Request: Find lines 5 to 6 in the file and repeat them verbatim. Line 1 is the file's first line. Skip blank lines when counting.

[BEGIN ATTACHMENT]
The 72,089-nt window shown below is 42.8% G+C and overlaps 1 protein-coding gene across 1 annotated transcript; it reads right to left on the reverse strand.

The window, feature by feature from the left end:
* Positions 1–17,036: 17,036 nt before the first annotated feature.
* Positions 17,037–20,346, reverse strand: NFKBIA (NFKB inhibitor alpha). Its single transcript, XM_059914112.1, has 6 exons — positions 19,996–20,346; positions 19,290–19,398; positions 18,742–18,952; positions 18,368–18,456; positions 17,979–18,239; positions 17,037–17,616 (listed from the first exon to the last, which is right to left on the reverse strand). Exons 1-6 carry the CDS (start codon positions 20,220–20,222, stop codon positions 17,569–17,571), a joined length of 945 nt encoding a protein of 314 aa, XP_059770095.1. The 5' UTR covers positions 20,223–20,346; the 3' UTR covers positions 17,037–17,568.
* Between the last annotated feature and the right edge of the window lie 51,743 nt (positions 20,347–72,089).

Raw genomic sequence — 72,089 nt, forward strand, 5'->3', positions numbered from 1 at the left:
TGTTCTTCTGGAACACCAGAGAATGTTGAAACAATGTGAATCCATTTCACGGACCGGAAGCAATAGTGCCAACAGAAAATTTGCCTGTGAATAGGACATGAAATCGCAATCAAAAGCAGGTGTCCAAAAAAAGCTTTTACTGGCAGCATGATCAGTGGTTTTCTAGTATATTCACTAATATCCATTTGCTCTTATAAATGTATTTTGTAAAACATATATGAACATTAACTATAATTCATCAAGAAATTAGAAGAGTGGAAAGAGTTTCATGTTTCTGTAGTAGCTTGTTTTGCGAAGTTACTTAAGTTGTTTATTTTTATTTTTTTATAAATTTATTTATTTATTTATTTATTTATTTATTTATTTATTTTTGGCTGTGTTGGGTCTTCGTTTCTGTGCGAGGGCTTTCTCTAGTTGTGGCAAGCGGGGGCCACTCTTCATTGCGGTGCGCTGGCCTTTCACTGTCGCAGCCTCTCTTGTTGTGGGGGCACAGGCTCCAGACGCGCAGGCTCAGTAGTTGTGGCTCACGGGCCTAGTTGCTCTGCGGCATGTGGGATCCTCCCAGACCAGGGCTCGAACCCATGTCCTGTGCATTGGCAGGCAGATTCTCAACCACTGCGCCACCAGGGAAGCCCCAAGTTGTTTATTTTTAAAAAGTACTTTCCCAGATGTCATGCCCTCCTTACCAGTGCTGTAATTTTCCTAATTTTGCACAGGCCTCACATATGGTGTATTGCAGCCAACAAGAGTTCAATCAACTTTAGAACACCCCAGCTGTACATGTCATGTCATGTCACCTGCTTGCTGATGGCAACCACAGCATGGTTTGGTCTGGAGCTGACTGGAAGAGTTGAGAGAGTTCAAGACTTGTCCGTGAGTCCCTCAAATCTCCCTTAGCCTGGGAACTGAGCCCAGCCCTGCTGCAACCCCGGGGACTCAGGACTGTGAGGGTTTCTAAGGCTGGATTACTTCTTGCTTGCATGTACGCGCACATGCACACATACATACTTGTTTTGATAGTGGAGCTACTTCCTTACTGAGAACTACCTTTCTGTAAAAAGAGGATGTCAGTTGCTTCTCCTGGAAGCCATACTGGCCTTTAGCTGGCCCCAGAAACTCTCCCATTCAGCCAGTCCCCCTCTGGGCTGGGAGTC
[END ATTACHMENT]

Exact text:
* Between the last annotated feature and the right edge of the window lie 51,743 nt (positions 20,347–72,089).

Raw genomic sequence — 72,089 nt, forward strand, 5'->3', positions numbered from 1 at the left: